DEPARTMENT OF JUSTICE
TO: Arthur Sinai, Deputy Director, OSI
FROM: George W. Garand, Historian
SUBJ: HORN, Otto – Report of Interview
REF: OSI #42 – DEMJANJUK, Iwan
On the morning of 14 November 1979 Norman Moscowitz,
Staff Attorney, OSI, Bernard J. Dougherty, Jr., Criminal
Investigator, and George W. Garand, Historian, OSI
interviewed the German national Otto HORN at his residence
located at 66 Yorkstrasse, West Berlin. The interview began
shortly after 0900 and ended shortly before 1000. Mr.
Dougherty and the undersigned translated during the
interview which was conducted in German since HORN is
conversant only in that language.
HORN is 76 years old and lives in a small one-bedroom
[**100] apartment by himself. His place of residence was
meticulously clean and despite his advanced years he conveys
the impression of being stable with an excellent recall of
events during the time he was stationed at Treblinka. Shown
a sketch of the death camp at the beginning of the interview
he identified various buildings within the camp without
hesitation. He was assigned to the camp for approximately
one year, from September 1942 to September 1943, and
specifically to the upper part of the camp which housed the
. . . .
[A] German named SCHMIDT or SCHMITT would supervise the
actual gassing. Two Ukrainians worked directly under
Schmidt. One of these operated the machinery that funneled
the lethal gas into the chamber while the other supervised
the inmate work detail that removed the bodies from the
chamber and dumped them into two very large pits that had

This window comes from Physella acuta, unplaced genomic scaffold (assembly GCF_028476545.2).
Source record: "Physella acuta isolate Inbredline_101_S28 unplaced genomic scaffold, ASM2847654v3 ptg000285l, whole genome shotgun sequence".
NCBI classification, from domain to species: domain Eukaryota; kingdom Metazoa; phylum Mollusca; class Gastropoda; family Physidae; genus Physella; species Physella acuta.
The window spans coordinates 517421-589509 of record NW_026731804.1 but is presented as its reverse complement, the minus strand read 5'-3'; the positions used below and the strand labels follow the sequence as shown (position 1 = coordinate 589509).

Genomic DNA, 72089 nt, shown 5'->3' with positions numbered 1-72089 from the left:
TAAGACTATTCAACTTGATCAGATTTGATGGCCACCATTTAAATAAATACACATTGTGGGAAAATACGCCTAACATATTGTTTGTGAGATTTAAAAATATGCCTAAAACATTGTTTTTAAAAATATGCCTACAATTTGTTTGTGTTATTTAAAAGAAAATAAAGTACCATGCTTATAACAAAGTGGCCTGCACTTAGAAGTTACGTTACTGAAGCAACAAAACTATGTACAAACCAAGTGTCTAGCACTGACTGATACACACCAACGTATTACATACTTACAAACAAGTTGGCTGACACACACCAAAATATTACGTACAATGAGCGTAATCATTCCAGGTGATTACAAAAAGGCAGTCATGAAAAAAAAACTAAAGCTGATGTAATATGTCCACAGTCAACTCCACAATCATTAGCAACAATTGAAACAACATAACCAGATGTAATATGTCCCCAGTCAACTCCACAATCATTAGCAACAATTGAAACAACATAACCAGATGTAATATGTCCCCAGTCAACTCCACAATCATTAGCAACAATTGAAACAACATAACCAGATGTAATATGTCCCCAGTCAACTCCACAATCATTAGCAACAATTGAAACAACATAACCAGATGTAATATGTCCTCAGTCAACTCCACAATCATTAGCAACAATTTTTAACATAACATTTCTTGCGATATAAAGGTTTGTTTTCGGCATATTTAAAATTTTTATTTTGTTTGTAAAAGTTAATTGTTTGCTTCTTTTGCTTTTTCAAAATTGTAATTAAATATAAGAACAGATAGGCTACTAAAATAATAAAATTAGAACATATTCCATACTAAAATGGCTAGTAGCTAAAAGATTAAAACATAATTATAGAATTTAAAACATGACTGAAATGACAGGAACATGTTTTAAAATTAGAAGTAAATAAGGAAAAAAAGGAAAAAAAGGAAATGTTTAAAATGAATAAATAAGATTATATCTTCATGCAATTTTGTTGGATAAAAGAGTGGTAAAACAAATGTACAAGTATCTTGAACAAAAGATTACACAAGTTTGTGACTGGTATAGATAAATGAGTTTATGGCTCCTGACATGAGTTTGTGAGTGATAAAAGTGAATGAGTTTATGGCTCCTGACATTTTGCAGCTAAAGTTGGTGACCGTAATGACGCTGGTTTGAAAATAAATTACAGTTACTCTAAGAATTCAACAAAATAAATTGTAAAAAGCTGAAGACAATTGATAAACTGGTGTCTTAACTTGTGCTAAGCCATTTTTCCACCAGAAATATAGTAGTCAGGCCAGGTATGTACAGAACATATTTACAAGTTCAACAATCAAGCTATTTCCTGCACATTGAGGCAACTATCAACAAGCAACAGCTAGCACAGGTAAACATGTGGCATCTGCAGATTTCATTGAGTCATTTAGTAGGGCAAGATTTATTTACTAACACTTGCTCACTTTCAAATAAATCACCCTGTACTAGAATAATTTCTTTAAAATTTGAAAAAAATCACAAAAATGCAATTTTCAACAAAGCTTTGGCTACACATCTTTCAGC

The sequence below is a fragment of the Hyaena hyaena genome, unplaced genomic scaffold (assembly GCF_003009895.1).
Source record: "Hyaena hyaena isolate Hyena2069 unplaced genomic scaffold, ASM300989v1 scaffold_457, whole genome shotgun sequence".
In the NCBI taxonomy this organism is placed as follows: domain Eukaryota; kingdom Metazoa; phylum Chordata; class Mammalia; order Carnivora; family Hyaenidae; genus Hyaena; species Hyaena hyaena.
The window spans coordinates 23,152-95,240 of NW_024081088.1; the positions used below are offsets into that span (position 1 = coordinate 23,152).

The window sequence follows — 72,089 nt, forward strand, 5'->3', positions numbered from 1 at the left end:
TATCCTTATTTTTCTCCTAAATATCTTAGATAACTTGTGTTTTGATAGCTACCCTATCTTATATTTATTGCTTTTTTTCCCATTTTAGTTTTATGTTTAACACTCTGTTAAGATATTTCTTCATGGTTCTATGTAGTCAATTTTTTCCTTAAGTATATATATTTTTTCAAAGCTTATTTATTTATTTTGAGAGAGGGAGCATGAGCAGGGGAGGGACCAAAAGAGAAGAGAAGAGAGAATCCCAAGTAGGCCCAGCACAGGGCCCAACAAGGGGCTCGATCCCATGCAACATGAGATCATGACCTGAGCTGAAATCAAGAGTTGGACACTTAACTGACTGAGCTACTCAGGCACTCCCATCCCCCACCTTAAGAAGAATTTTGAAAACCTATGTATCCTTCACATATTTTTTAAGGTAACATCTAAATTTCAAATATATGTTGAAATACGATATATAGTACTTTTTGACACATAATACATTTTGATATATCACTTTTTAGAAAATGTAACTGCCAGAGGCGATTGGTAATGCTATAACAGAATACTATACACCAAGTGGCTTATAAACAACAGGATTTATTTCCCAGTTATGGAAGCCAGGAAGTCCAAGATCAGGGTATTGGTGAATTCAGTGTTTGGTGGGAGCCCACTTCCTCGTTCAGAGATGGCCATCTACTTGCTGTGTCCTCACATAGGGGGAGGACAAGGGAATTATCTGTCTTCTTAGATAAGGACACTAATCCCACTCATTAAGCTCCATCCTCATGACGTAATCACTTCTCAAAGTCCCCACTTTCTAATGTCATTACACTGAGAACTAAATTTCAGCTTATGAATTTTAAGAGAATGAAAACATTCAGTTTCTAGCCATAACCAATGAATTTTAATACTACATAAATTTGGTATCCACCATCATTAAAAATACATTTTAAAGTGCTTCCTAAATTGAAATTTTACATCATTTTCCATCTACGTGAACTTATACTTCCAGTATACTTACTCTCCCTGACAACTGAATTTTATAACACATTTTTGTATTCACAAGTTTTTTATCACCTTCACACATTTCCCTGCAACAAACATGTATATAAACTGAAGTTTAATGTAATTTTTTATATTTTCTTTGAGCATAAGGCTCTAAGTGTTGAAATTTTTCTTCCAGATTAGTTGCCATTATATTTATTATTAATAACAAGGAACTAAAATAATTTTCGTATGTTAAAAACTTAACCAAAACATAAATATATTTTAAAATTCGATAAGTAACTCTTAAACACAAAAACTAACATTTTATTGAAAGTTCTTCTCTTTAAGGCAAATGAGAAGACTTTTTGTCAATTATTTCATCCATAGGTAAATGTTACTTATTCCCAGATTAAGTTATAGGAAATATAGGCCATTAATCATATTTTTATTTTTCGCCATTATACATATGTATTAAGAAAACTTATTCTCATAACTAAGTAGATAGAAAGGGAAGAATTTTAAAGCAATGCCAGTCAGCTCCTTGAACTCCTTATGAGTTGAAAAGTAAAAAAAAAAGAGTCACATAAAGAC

been dug nearby. While the Ukrainians at the train unloading
platform rotated between there and the guard towers the two
Ukrainians assigned to the gas chamber itself were
invariably present at each gassing.
He no longer recalled the name of the Ukrainian responsible
for overseeing the removal of the bodies, but had [**101]
a good recall of the one responsible for operating the death
machinery. That man’s first name was Iwan, a tall heavy set
individual approximately in his mid-twenties at the time
with shortly cropped hair and full facial features. He never
knew Iwan’s family name since such names were in any case
very difficult to pronounce and the Ukrainians were
invariably addressed only by their first names.
. . . .
Initially shown a series of eight photographs of Caucasian
males, HORN carefully viewed each photograph that depicted
an individual wearing dark clothing. Each one of the
photographs showed a frontal view of the individual down to
a few inches below the neck. Hair styles of these
individuals varies, as did length of hair, physical stature
and age that varied from the low twenties into the forties.
One of the photographs depicted IWAN DEMJANJUK as he
appeared in the early 1940s. After studying each of the
photographs at length HORN initially could not make positive
identification of any of the individuals though on one or
two occasions he felt that one or two of the individuals
shown looked vaguely familiar to him, though he could not
recall where and under what circumstances he had [**102]
At this point the first group of photographs was gathered up
and placed on one end of the table with the one depicting
DEMJANJUK left facing upward on top of the pile. Mr.
Dougherty thereupon presented a second series of eight
photographs to the interviewee, each showing a second group
of male Caucasians clothed in what would normally be
considered closer to civilian attire than the clothing worn
by most members of the first group.
One of the photographs in the second group was that of IWAN
DEMJANJUK, taken in the
early 1950s and depicted DEMJANJUK with a fuller and more
rounded face and a more receding hairline. HORN studied this
photograph intensively and then, looking at the earlier
photograph of DEMJANJUK, identified that individual on both.
Nevertheless, he noted some minor differences, such as Iwan
having had somewhat more hair at the time he knew him.
. . . .
15 November 1979
/s/ George W. Garand
Subject: Demjanjuk Case – U.S. Court of Appeals (16 of 17)
Organization: The Nizkor Project https://nizkor.org